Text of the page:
The most distinguishing and attractive feature of rabbit tobacco are its flowers, which form dense inflorescences of pearly white, 1/4-inch-long heads from midsummer until autumn. The flowers form primarily on the top of the plant, where they tower above the slender, 1- to 3-inch-long leaves. Rabbit tobacco plants range in height from 4 to over 30 inches, depending on their growing conditions, but all have a branching, somewhat rangy growth habit that may require staking in a garden setting.
As an annual, rabbit tobacco must be started from seed each year to maintain it in a garden setting. The seeds germinate best in spring, although they can also be started in autumn in mild-winter climates. Full sun exposure is best when growing rabbit tobacco because it promotes a compact growth habit and more vigorous blooming, but it will withstand light shade with little trouble. Moderately dry, fast-draining soil is also required to ensure its health and attractive appearance, although it benefits from occasional watering during hot weather.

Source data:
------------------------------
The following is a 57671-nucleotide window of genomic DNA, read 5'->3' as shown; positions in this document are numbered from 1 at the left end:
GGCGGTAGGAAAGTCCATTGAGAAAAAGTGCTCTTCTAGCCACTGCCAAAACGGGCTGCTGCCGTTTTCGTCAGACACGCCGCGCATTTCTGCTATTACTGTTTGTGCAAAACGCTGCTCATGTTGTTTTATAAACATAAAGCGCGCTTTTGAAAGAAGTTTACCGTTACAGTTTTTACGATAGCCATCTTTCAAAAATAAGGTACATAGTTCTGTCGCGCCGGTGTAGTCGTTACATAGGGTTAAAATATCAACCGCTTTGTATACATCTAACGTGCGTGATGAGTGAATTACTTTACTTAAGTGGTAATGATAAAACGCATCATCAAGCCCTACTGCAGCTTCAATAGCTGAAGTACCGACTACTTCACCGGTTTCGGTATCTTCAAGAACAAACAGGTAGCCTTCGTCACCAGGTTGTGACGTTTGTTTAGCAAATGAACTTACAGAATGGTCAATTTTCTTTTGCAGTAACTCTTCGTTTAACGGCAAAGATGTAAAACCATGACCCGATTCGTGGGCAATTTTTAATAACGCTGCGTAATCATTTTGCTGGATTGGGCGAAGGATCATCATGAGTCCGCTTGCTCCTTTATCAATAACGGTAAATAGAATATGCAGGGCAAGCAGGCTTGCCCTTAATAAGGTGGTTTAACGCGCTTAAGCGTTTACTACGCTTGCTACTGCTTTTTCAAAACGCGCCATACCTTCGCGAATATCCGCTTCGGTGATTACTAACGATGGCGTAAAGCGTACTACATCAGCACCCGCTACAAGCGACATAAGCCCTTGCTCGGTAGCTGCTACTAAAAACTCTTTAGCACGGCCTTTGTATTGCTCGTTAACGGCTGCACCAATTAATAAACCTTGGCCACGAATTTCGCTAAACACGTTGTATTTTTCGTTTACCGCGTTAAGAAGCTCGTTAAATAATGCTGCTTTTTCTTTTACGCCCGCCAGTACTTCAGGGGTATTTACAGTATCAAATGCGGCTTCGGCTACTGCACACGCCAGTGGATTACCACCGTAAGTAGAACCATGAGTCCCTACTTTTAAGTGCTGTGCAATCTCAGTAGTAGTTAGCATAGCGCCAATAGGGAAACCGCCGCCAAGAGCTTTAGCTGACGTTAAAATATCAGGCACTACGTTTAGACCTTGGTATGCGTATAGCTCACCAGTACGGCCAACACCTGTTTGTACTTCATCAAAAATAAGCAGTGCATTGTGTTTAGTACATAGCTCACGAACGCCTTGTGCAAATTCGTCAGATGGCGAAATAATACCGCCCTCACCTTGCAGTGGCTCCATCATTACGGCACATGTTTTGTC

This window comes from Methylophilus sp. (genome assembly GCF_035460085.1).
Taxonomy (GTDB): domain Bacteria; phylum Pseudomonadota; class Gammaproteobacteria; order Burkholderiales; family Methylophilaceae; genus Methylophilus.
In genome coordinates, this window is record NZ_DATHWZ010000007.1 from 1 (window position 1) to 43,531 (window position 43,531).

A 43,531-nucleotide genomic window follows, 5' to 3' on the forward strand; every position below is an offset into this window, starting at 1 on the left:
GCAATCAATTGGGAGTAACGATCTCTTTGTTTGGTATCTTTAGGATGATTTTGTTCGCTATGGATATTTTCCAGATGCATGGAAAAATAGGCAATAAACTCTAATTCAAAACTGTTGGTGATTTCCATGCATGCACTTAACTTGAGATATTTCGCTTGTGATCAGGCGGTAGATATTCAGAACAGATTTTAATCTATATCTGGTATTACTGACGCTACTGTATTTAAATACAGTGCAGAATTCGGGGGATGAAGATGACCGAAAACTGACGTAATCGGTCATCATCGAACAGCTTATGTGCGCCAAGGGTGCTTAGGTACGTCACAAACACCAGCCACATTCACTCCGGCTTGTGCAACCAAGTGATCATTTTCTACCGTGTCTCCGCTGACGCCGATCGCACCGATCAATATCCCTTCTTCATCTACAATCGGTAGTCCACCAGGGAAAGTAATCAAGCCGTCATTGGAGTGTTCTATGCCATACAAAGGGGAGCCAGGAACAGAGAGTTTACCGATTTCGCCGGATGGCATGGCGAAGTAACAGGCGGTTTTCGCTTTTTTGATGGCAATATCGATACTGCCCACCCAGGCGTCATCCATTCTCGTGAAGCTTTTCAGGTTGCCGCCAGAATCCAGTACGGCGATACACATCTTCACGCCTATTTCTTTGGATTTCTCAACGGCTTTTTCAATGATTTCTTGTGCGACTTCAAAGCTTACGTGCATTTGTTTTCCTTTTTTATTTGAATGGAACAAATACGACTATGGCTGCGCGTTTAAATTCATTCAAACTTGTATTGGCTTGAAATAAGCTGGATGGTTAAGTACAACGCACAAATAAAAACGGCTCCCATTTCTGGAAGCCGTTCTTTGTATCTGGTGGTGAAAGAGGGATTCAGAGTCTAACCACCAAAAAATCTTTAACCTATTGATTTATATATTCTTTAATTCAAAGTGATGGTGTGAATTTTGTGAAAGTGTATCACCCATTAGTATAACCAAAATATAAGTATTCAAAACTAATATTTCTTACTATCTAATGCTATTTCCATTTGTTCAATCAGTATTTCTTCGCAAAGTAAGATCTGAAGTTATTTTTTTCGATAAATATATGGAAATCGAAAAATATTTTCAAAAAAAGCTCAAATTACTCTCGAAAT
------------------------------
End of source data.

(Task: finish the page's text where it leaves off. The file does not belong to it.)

The versatility and ruggedness of rabbit tobacco allows it to fill many roles in the garden. Its height and airy appearance lend its use to background plantings in wildflower beds, where its cream-colored flowers will help tone down more brightly colored flowers. Pollinators such as the American painted lady butterfly (Vanessa virginiensis) flock to its subtly sweet, maple syrup-scented flowers, where they feed, breed and pupate during the summer months. The flowers also dry well, making them a desirable addition to late-season gardens and an ideal addition to dried flower arrangements.
Rabbit tobacco was once classified under the scientific name Gnaphalium obfustifolium, which roughly translates to "woolly blunt-leaf." The name refers to the plant's fuzzy flowers and rounded foliage, which are its two most distinctive physical characteristics. Today, it is classified as Psuedognaphalium obfustifolium, which translates to "false woolly blunt-leaf" because it lacks certain unifying features with other members of the genus Gnaphalium. However, old habits die hard, and many nurseries still use the earlier scientific name.